The storms that stripped the grass out of the Delacroix and Hopedale marshes will actually make catching reds easier this fall.
Some see the loss of jobs to foreign countries as an opportunity to complain about how all our jobs are going overseas. Some see the loss of jobs to foreign countries as an opportunity to retrain themselves for a better job.
It’s easy to sit around and complain because things aren’t the same as they used to be. But how many of us are hitting the streets looking for jobs as telegraph operators, blacksmiths or cobblers? Come to think of it, I haven’t seen too many leech doctors around anymore either.
Isn’t it more productive to put our energies into figuring out how to become a more-skilled worker — or in the case of Hopedale this November, a more-skilled angler?
If you haven’t been to Hopedale or Delacroix since the summer, you are going to find a very different landscape than what you remember. In other words, things have changed since Hurricanes Gustav and Ike. The question is are you going to complain about the lack of grass, or are you going to figure out where the redfish are and catch them?
Just a couple months ago, I stood on the deck of Capt. Joe Vinson’s Triton bay boat, and cast She Dogs and MirrOmullets to the edges of the lush, green grass mats. Some of the bays were so full of grass that the reds were waking over it out in the middle of the open water rather than down the shoreline. Catching redfish and the occasional bass or two was no problem.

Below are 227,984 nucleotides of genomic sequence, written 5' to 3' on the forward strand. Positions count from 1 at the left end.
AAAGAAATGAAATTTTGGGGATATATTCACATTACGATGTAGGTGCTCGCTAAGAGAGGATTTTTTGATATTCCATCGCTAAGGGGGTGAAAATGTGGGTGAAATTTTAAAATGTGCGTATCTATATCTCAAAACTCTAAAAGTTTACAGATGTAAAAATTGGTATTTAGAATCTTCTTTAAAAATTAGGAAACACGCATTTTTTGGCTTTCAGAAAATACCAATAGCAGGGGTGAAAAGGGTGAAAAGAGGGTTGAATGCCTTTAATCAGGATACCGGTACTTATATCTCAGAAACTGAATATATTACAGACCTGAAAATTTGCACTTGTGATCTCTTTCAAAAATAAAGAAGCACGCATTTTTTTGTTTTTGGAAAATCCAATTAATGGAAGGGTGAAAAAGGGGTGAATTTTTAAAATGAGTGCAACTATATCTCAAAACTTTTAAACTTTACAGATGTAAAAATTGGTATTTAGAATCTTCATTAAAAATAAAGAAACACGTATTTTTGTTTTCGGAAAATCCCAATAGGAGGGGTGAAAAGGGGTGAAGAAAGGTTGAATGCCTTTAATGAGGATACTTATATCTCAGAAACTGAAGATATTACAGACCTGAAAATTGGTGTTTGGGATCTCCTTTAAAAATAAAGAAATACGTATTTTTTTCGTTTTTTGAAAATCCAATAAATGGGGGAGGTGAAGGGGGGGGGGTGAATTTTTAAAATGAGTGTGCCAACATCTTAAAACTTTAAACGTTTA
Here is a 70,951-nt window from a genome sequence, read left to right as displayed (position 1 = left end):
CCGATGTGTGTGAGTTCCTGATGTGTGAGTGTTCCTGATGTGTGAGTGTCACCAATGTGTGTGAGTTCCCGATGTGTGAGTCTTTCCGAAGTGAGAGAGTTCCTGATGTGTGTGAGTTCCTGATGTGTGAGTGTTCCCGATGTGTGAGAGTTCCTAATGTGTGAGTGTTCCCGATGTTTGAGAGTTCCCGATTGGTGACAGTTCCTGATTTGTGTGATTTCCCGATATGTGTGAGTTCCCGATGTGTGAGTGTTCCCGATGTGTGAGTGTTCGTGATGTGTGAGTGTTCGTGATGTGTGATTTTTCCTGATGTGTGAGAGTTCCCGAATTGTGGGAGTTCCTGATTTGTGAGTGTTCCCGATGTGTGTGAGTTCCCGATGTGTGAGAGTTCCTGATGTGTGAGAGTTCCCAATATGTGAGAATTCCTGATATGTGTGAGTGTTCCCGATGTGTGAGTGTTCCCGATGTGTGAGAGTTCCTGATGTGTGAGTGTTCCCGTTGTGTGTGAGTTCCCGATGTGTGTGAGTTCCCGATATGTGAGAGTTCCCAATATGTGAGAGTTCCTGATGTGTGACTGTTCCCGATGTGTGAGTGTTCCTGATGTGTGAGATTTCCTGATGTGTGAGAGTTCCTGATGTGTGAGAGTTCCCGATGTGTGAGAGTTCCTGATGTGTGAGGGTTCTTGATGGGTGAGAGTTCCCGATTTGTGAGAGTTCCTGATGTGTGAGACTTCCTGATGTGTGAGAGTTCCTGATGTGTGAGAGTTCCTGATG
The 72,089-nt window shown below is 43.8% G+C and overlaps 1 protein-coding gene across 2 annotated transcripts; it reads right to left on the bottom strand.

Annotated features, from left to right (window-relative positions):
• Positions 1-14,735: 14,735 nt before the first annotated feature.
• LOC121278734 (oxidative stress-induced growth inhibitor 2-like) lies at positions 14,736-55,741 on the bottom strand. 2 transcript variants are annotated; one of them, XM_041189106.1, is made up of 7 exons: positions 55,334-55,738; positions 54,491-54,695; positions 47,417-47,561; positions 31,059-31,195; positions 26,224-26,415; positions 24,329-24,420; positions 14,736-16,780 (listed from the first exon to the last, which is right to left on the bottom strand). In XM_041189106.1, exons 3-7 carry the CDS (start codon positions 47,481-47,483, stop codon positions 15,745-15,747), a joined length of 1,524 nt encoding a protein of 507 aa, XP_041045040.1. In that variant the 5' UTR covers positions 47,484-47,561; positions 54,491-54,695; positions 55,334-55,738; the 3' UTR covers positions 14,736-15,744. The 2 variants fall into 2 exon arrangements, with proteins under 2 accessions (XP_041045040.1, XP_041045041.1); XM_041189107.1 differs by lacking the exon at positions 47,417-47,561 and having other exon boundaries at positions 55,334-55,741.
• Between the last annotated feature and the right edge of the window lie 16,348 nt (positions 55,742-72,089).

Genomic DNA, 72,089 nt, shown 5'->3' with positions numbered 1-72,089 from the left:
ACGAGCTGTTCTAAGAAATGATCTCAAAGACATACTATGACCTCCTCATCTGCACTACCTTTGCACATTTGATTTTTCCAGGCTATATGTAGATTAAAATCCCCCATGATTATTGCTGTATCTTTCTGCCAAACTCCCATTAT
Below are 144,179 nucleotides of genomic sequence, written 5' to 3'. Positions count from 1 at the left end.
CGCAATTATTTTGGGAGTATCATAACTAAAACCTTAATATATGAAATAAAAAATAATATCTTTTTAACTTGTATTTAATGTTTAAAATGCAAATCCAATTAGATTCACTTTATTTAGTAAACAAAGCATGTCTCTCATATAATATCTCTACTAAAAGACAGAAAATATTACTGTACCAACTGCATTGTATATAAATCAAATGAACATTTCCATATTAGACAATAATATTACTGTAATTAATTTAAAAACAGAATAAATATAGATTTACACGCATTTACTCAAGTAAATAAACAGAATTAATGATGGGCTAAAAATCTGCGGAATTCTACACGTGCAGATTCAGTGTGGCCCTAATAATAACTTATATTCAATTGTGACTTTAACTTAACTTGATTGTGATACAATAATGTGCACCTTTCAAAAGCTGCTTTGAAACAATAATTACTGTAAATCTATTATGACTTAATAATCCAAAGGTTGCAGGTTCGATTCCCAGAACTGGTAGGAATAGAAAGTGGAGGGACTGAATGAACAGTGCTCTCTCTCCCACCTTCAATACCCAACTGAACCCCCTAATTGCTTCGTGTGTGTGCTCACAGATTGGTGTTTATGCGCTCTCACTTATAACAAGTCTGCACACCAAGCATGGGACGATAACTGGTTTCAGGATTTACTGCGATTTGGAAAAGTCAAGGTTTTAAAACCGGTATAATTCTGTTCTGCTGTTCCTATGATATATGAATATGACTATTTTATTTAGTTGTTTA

“It’s all gone,” Vinson told me after the storm. “The storm surge from Gustav wiped it all out. Some people might get distracted at the lack of grass when they fish over here, but in my opinion, I think it’s actually going to make the redfishing this November even better than what it would have already been.”
The main reason is that the fish will have very few areas in which they can hide. Because they can’t get way back in the grass, where they’re hard to get to, the reds should be positioned in open areas where everybody can reach them.
Vinson, who guides for Bayou Charters, got an early taste of what this month could be like under the given conditions. While fishing a point with shrimp under a cork, he couldn’t keep the reds off his hook.